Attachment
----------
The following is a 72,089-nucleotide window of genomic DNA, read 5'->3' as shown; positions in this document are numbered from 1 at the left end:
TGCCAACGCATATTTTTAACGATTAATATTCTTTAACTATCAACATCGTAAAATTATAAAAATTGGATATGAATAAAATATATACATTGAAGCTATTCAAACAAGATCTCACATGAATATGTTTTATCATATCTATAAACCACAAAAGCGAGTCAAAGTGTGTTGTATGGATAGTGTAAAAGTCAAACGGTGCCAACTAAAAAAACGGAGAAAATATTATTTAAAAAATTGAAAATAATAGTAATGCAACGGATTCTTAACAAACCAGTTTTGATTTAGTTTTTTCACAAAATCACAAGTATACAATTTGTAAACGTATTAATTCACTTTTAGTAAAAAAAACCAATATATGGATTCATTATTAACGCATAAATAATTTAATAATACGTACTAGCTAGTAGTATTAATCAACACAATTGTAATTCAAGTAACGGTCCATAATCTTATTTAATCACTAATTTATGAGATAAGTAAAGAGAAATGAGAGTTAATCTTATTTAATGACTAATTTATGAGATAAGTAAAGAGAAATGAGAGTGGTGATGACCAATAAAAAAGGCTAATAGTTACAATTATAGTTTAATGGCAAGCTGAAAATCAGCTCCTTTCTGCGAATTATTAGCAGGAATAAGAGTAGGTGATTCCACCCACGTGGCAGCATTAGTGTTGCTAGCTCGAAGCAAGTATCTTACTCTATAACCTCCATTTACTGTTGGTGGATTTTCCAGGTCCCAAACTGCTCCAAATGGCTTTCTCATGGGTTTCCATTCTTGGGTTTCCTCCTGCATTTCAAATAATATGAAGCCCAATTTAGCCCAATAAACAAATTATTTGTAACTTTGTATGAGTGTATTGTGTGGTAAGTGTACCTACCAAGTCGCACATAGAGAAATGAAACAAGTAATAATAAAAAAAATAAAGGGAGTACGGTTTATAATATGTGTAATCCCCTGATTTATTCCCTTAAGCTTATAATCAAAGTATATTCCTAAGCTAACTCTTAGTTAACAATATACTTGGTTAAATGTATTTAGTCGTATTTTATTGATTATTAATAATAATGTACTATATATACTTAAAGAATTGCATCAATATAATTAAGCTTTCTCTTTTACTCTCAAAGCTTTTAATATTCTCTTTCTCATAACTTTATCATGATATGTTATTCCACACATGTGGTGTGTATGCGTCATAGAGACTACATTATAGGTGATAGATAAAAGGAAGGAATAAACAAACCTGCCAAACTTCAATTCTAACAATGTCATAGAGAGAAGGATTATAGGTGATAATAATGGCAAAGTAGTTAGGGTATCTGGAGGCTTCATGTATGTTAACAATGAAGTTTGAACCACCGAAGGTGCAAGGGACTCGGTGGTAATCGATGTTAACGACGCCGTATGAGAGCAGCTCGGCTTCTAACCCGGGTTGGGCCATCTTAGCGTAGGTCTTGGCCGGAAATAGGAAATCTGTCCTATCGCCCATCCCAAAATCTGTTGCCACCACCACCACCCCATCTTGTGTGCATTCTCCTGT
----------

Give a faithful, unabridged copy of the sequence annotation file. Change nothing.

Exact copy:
The following is a 72,089-nucleotide window of genomic DNA, read 5'->3' as shown; positions in this document are numbered from 1 at the left end:
TGCCAACGCATATTTTTAACGATTAATATTCTTTAACTATCAACATCGTAAAATTATAAAAATTGGATATGAATAAAATATATACATTGAAGCTATTCAAACAAGATCTCACATGAATATGTTTTATCATATCTATAAACCACAAAAGCGAGTCAAAGTGTGTTGTATGGATAGTGTAAAAGTCAAACGGTGCCAACTAAAAAAACGGAGAAAATATTATTTAAAAAATTGAAAATAATAGTAATGCAACGGATTCTTAACAAACCAGTTTTGATTTAGTTTTTTCACAAAATCACAAGTATACAATTTGTAAACGTATTAATTCACTTTTAGTAAAAAAAACCAATATATGGATTCATTATTAACGCATAAATAATTTAATAATACGTACTAGCTAGTAGTATTAATCAACACAATTGTAATTCAAGTAACGGTCCATAATCTTATTTAATCACTAATTTATGAGATAAGTAAAGAGAAATGAGAGTTAATCTTATTTAATGACTAATTTATGAGATAAGTAAAGAGAAATGAGAGTGGTGATGACCAATAAAAAAGGCTAATAGTTACAATTATAGTTTAATGGCAAGCTGAAAATCAGCTCCTTTCTGCGAATTATTAGCAGGAATAAGAGTAGGTGATTCCACCCACGTGGCAGCATTAGTGTTGCTAGCTCGAAGCAAGTATCTTACTCTATAACCTCCATTTACTGTTGGTGGATTTTCCAGGTCCCAAACTGCTCCAAATGGCTTTCTCATGGGTTTCCATTCTTGGGTTTCCTCCTGCATTTCAAATAATATGAAGCCCAATTTAGCCCAATAAACAAATTATTTGTAACTTTGTATGAGTGTATTGTGTGGTAAGTGTACCTACCAAGTCGCACATAGAGAAATGAAACAAGTAATAATAAAAAAAATAAAGGGAGTACGGTTTATAATATGTGTAATCCCCTGATTTATTCCCTTAAGCTTATAATCAAAGTATATTCCTAAGCTAACTCTTAGTTAACAATATACTTGGTTAAATGTATTTAGTCGTATTTTATTGATTATTAATAATAATGTACTATATATACTTAAAGAATTGCATCAATATAATTAAGCTTTCTCTTTTACTCTCAAAGCTTTTAATATTCTCTTTCTCATAACTTTATCATGATATGTTATTCCACACATGTGGTGTGTATGCGTCATAGAGACTACATTATAGGTGATAGATAAAAGGAAGGAATAAACAAACCTGCCAAACTTCAATTCTAACAATGTCATAGAGAGAAGGATTATAGGTGATAATAATGGCAAAGTAGTTAGGGTATCTGGAGGCTTCATGTATGTTAACAATGAAGTTTGAACCACCGAAGGTGCAAGGGACTCGGTGGTAATCGATGTTAACGACGCCGTATGAGAGCAGCTCGGCTTCTAACCCGGGTTGGGCCATCTTAGCGTAGGTCTTGGCCGGAAATAGGAAATCTGTCCTATCGCCCATCCCAAAATCTGTTGCCACCACCACCACCCCATCTTGTGTGCATTCTCCTGT